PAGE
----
Opinion on Vaccinations in Tift County

Dear Editor,

With the upcoming expansion of Georgia COVID-19 vaccinations to groups including K-12 teachers1, we think it is important to try and put our current vaccination numbers (as of 3/1/2021) in perspective for the public and specifically for Tift County.

Vaccine distribution across the State of Georgia is likely better than you realize. Georgia has fully vaccinated 775,265 individuals (7.3%) and has partially vaccinated another 498,061 (4.7%). In Tift County, the numbers are staggeringly better: 6,843 individuals (16.87%) have been fully vaccinated with another 2,938 (7.25%) partially vaccinated. These numbers sum to shots-in-the-arms of 1,273,326 (12%) and 9,781 (24.1%) individuals throughout the State of Georgia and Tift County respectively2.

Currently, all reported numbers are accounted for by either of the two mRNA vaccines approved for emergency use by the FDA, both yielding effectiveness values against COVID-19 greater than 94% following a two-dose regime, and greater than 52% (Pfizer-BioNTech) and 80% (Moderna) following only a single dose regime3,4. Recent serological testing out of the UK has shown that a single dose of the Pfizer-BioNTech vaccine in individuals previously infected with COVID-19 produces antibody levels significantly higher than that of individuals without previous infection who have been fully vaccinated5. With a population of 818,516 Georgians who have previously been infected with COVID-19, there is now an avenue for quicker immunity through a single dose regime, further increasing our vaccine availability for those who need it most6. Similarly, according to population estimates by the U.S. Census Bureau, roughly 25% of Georgians are below the age of 187, and are thus ineligible for most COVID-19 vaccines3,4*,8. (*Pfizer-BioNTech is authorized for those 16 years of age and older)

Following the FDA’s Saturday approval of the single-dose Johnson & Johnson viral vector vaccine, showing 66% effectiveness in clinical trials, we are yet another step closer to increased vaccine supply8. All these numbers beg a question: When can we get back to normal? If we analyze the velocity of vaccinations per 100k population per day across the State and in Tift County we come up with an expected increase in vaccinations per 100k individuals per day of 329.19 for the State of Georgia and 696.5 for Tift County. Following along its current linear path, without regard to the addition of the third vaccine, we could expect to hit a target of 50k vaccinations per 100k individuals in just 92.1 days statewide and 12.9 days in Tift County. In a perfect setting, that 50k per 100k vaccination rate would represent 25% of the population receiving both doses of the vaccine. These numbers will be further bolstered by the introduction of the single-dose Johnson & Johnson vaccine, the emerging single-dose regime for those who have recovered from COVID-19, and other single-dosing scenarios borne of evolving CDC, FDA, and general scientific recommendations, and vaccine availability. Because of this, we can expect the number of Georgians who will be fully vaccinated in this projection to be at least higher than 25%.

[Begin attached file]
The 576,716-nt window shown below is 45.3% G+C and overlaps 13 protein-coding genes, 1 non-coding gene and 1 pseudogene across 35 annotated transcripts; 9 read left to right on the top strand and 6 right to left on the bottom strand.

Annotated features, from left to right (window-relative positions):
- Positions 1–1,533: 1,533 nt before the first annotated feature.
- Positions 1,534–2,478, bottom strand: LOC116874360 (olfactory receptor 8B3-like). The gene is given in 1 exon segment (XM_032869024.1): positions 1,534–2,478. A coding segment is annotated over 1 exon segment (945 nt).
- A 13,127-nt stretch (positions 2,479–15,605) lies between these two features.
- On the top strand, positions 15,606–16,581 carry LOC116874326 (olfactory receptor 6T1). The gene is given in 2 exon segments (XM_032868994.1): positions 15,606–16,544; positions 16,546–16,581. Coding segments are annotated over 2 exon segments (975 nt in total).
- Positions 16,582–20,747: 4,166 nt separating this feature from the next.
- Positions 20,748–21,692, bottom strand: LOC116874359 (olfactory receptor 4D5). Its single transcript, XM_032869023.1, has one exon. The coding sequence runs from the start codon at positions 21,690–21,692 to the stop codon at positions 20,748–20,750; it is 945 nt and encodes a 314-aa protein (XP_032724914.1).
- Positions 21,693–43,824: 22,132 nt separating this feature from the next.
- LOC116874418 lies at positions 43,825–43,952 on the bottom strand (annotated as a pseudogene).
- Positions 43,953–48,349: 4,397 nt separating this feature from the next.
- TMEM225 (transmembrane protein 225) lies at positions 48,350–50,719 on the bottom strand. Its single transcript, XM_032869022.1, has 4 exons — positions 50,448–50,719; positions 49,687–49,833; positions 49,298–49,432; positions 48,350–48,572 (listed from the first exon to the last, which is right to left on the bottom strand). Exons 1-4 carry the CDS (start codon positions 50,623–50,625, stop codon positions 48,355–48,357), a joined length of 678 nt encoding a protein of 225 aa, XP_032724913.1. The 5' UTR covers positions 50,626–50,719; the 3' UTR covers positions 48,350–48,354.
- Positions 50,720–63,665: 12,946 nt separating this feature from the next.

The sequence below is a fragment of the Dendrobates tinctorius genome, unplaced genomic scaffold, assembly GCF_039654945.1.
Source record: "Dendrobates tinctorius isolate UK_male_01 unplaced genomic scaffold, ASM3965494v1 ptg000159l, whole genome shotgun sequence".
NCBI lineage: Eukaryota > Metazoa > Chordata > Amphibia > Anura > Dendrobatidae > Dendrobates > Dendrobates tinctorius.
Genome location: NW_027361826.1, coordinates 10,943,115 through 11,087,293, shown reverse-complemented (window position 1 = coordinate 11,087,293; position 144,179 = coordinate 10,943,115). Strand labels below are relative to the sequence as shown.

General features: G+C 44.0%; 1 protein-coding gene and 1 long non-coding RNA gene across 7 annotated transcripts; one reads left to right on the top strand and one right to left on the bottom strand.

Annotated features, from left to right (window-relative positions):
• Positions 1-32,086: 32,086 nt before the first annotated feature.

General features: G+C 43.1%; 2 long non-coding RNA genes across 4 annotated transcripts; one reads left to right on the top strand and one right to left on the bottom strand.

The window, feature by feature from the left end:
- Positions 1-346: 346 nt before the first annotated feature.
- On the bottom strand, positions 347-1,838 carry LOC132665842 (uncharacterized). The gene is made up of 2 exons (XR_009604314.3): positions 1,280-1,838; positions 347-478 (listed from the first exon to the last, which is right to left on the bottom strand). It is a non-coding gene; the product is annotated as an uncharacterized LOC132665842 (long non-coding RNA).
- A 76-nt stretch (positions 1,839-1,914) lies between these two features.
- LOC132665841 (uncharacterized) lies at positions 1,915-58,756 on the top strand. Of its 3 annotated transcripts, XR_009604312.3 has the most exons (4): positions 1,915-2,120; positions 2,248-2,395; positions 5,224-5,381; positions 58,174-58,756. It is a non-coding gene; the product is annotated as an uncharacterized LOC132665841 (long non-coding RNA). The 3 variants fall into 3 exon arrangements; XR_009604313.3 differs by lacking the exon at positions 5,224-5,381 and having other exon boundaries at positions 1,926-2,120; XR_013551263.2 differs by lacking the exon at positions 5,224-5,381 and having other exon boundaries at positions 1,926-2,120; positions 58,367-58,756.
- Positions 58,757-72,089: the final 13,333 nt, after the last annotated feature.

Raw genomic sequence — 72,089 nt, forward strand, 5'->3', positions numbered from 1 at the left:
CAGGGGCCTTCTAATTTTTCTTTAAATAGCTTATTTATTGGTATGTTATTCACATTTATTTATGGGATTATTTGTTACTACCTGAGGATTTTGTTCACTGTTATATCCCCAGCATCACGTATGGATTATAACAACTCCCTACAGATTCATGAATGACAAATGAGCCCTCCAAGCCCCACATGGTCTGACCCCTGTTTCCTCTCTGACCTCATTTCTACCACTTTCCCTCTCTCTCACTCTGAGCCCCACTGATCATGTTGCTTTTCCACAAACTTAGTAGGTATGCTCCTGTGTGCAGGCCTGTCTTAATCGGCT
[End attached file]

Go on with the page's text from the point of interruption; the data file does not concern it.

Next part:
It is important for local communities such as ours to continually reassess various measures and strategies used to combat the currently declining pandemic9. Whatever the answers may be in terms of public policy, it is crucial that every eligible man and woman in the State of Georgia continue to be vaccinated for the sake of our families, friends, and neighbors. If more people are aware that the beginning of the end of the pandemic could be in sight, perhaps more will be willing to be vaccinated. Both authors, working in the frontline medical community, have been fully vaccinated for over a month, and hope to encourage South Georgians to do the same.


Garret Pierzchajlo, B.Sc. Biology


Richard Pierzchajlo, M.D.



  1. Bluestein G, Journal-Constitution TA. Georgia teachers, school staffers, others to join vaccine pool in March. AJC. Accessed March 1, 2021. https://www.ajc.com/politics/georgia-teachers-school-staffers-others-to-join-vaccine-pool-in-march/KS326ZGMKJFHFFWP2OCOR472WM/
  2. Covid-19 Vaccine Dashboard. Georgia Department of Public Health. Accessed March 1, 2021. https://experience.arcgis.com/experience/3d8eea39f5c1443db1743a4cb8948a9c/
  3. Baden LR, El Sahly HM, Essink B, et al. Efficacy and Safety of the mRNA-1273 SARS-CoV-2 Vaccine. New England Journal of Medicine. 2021;384(5):403-416. doi:10.1056/NEJMoa2035389
  4. Polack FP, Thomas SJ, Kitchin N, et al. Safety and Efficacy of the BNT162b2 mRNA Covid-19 Vaccine. New England Journal of Medicine. 2020;383(27):2603-2615. doi:10.1056/NEJMoa2034577
  5. Manisty C, Otter AD, Treibel TA, et al. Antibody response to first BNT162b2 dose in previously SARS-CoV-2-infected individuals. The Lancet. 2021;0(0). doi:10.1016/S0140-6736(21)00501-8
  6. COVID-19 Status Report | Georgia Department of Public Health. Georgia Department of Public Health. Accessed March 1, 2021. https://dph.georgia.gov/covid-19-daily-status-report
  7. U.S. Census Bureau QuickFacts: Georgia. Accessed March 1, 2021. https://www.census.gov/quickfacts/GA
  8. FDA Issues Emergency Use Authorization for Third COVID-19 Vaccine. FDA. Published February 27, 2021. Accessed March 1, 2021. https://www.fda.gov/news-events/press-announcements/fda-issues-emergency-use-authorization-third-covid-19-vaccine
  9. CDC. COVID Data Tracker Weekly Review. Centers for Disease Control and Prevention. Published February 26, 2021. Accessed March 1, 2021. https://www.cdc.gov/coronavirus/2019-ncov/covid-data/covidview/index.html


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